Along with Socrates and Plato, Aristotle is believed to be one of the most ancient Greek philosophers. Being arguably the most educated man of those times, Aristotle had a wide range of interests, like instance logic, ethics, music, and metaphysics. Naturally, this list can be easily continued.
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In his studies, the Philosopher (some people refer to Aristotle in this way) paid much attention to the notion of free will, which had always been a subject of heated debate. Overall, it can be defined as the ability of human beings to make choices without external influence or intrusion. It should be taken into account that many philosophers did not believe in the existence of a free will.
As far as Aristotle is concerned, it is quite possible for us to say that he was very noncommittal about the notion of free will; in fact, he tried to avoid mentioning it in his works. Despite the fact that it was not explicitly stated, it was to a certain degree implied, especially in his “Organon,” the collection of Aristotles works dedicated to logic. According to Aristotle, there are ten categories or the most fundamental forms of existence like for instance substance, quantity, quality, place, relation, time, affection. However, for us, it is of the utmost importance to discuss such a category as action, in Aristotles view, can be defined as the change of another object. He believed that there were three types of actions: voluntary, unwilling or involuntary, and nonvoluntary. As far as moral responsibility is concerned, according to Aristotle, a person can be held responsible for his actions if he was fully aware of the consequences and if he was not compelled to do it. However, there are some specific conditions for ignorance: it can be viewed as a legitimate excuse if a person is not answerable for his ignorance (Ackrill, 99).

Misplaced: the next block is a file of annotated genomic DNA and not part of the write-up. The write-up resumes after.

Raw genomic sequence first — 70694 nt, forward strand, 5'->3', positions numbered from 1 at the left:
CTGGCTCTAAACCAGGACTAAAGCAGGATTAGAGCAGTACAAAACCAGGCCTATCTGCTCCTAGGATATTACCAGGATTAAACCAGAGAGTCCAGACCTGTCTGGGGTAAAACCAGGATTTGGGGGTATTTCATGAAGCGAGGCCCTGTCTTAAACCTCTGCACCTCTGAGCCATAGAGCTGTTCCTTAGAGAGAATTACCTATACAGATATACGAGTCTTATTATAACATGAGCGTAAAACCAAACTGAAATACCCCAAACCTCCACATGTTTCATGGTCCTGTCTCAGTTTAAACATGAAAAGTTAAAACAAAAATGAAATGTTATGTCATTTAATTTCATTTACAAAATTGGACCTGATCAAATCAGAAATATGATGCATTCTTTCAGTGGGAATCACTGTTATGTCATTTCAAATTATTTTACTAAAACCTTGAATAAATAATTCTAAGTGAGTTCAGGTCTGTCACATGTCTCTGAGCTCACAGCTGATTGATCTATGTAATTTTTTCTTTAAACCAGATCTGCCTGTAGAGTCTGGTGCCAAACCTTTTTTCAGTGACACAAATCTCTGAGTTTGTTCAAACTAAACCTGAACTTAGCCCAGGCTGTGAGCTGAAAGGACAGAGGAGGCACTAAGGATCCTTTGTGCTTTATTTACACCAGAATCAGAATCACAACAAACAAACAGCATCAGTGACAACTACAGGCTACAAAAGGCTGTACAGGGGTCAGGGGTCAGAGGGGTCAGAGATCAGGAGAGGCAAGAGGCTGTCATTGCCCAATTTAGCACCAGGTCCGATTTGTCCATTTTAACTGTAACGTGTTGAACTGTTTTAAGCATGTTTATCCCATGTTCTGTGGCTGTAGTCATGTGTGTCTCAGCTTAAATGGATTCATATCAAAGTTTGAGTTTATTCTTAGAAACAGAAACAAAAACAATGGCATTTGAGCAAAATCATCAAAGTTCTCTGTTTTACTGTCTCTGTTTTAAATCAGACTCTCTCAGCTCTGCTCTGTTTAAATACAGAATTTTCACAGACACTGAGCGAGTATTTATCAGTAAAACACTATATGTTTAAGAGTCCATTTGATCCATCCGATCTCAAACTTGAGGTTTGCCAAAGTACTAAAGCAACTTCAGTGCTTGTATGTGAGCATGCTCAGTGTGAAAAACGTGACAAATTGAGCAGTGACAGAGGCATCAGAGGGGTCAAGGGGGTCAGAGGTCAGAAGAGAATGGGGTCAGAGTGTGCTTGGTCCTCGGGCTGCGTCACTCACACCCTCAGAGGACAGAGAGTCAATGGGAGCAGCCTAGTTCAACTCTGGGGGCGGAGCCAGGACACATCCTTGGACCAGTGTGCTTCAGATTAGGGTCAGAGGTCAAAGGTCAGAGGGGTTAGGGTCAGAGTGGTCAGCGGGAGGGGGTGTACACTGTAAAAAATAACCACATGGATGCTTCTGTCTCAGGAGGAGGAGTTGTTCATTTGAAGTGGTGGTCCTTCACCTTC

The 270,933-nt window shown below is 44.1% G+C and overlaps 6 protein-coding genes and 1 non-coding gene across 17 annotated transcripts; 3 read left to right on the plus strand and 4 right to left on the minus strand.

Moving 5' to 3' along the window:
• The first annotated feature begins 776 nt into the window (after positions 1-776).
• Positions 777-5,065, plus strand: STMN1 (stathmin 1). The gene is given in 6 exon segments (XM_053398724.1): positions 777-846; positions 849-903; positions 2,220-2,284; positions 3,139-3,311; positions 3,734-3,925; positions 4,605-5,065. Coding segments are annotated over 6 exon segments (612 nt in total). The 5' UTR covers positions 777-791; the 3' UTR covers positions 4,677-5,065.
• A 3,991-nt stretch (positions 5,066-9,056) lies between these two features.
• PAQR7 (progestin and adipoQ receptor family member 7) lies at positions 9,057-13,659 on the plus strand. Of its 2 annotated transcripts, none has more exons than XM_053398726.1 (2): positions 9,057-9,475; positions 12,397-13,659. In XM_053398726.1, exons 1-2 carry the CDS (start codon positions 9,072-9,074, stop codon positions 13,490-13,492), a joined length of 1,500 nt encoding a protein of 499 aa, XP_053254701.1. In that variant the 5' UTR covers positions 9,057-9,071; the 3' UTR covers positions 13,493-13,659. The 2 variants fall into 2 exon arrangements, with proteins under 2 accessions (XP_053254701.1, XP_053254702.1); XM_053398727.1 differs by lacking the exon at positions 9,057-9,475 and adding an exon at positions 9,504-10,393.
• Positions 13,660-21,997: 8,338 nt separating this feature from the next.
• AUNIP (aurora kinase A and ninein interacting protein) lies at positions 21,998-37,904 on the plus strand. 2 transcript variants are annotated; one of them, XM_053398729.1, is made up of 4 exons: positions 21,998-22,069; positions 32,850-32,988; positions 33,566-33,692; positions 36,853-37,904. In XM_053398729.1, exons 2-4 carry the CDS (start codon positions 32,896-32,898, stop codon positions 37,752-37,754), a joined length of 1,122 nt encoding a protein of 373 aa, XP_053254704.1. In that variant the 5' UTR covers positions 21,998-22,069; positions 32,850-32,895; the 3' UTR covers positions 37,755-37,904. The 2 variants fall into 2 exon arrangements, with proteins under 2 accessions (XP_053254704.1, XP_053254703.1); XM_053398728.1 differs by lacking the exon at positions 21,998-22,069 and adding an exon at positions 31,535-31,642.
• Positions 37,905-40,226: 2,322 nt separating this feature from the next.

The same rule can be applied to compulsion; if the decision is inevitable, a person should not be blamed for the consequences of his actions.
Speaking about Aristotles teacher, Plato, we should say that his conception of free will was to a certain degree different from that one of Aristotles. According to Plato, in the overwhelming majority of cases, our actions are determined by our understanding of the situation. He believed that even the best intentions could be spoiled by ignorance, and it is the only reason for doing wrong. It should be taken into consideration that in Platos opinion, ignorance can be defined not only as a lack of knowledge or education but also as the misinterpretation of such notions as good and evil. Thus, we can say that Plato denied deliberate wrongdoing. As to this aspect, we can say that Plato shared the opinion of his teacher Socrates (Allen, 132).
The main difference between these two philosophers is that Plato believed in deliberate wrongdoing. A person may commit a crime just because he intends to do it because he desires it, and this person is fully aware of his actions.
Thus, it is quite possible for us to arrive at the conclusion that Plato and Aristotle held different views as to the concept of free will and moral responsibility.
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Ackrill J. L.. “Essays on Plato and Aristotle”, Oxford University Press, 2001.
Allen, R.E. “Studies in Plato’s Metaphysics II”. Parmenides Publishing., 2006.